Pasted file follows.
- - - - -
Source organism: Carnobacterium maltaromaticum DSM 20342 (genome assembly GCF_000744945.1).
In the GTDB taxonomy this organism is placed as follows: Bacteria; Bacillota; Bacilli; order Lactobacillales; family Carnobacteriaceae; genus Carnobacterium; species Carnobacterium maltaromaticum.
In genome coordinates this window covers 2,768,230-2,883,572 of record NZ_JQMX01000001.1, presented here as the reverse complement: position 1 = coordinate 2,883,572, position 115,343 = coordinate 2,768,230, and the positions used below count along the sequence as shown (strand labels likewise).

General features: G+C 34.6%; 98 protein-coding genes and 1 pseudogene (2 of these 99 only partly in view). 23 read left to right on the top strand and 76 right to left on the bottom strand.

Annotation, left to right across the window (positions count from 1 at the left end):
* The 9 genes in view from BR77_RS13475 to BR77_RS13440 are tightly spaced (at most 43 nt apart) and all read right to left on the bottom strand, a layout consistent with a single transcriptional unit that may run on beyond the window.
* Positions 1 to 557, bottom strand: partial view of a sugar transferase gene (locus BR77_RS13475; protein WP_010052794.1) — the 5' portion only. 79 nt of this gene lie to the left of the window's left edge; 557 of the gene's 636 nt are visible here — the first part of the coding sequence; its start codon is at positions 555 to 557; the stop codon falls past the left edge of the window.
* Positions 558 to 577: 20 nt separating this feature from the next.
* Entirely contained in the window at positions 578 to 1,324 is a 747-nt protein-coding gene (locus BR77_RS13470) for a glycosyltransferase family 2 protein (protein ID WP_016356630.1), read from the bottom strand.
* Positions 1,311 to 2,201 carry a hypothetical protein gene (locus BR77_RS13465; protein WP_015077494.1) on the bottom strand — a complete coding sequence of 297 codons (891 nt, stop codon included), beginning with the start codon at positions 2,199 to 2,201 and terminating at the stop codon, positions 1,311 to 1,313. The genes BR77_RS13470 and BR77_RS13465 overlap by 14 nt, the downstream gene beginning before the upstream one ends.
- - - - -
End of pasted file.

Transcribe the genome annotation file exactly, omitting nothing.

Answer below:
Source organism: Carnobacterium maltaromaticum DSM 20342 (genome assembly GCF_000744945.1).
In the GTDB taxonomy this organism is placed as follows: Bacteria; Bacillota; Bacilli; order Lactobacillales; family Carnobacteriaceae; genus Carnobacterium; species Carnobacterium maltaromaticum.
In genome coordinates this window covers 2,768,230-2,883,572 of record NZ_JQMX01000001.1, presented here as the reverse complement: position 1 = coordinate 2,883,572, position 115,343 = coordinate 2,768,230, and the positions used below count along the sequence as shown (strand labels likewise).

General features: G+C 34.6%; 98 protein-coding genes and 1 pseudogene (2 of these 99 only partly in view). 23 read left to right on the top strand and 76 right to left on the bottom strand.

Annotation, left to right across the window (positions count from 1 at the left end):
* The 9 genes in view from BR77_RS13475 to BR77_RS13440 are tightly spaced (at most 43 nt apart) and all read right to left on the bottom strand, a layout consistent with a single transcriptional unit that may run on beyond the window.
* Positions 1 to 557, bottom strand: partial view of a sugar transferase gene (locus BR77_RS13475; protein WP_010052794.1) — the 5' portion only. 79 nt of this gene lie to the left of the window's left edge; 557 of the gene's 636 nt are visible here — the first part of the coding sequence; its start codon is at positions 555 to 557; the stop codon falls past the left edge of the window.
* Positions 558 to 577: 20 nt separating this feature from the next.
* Entirely contained in the window at positions 578 to 1,324 is a 747-nt protein-coding gene (locus BR77_RS13470) for a glycosyltransferase family 2 protein (protein ID WP_016356630.1), read from the bottom strand.
* Positions 1,311 to 2,201 carry a hypothetical protein gene (locus BR77_RS13465; protein WP_015077494.1) on the bottom strand — a complete coding sequence of 297 codons (891 nt, stop codon included), beginning with the start codon at positions 2,199 to 2,201 and terminating at the stop codon, positions 1,311 to 1,313. The genes BR77_RS13470 and BR77_RS13465 overlap by 14 nt, the downstream gene beginning before the upstream one ends.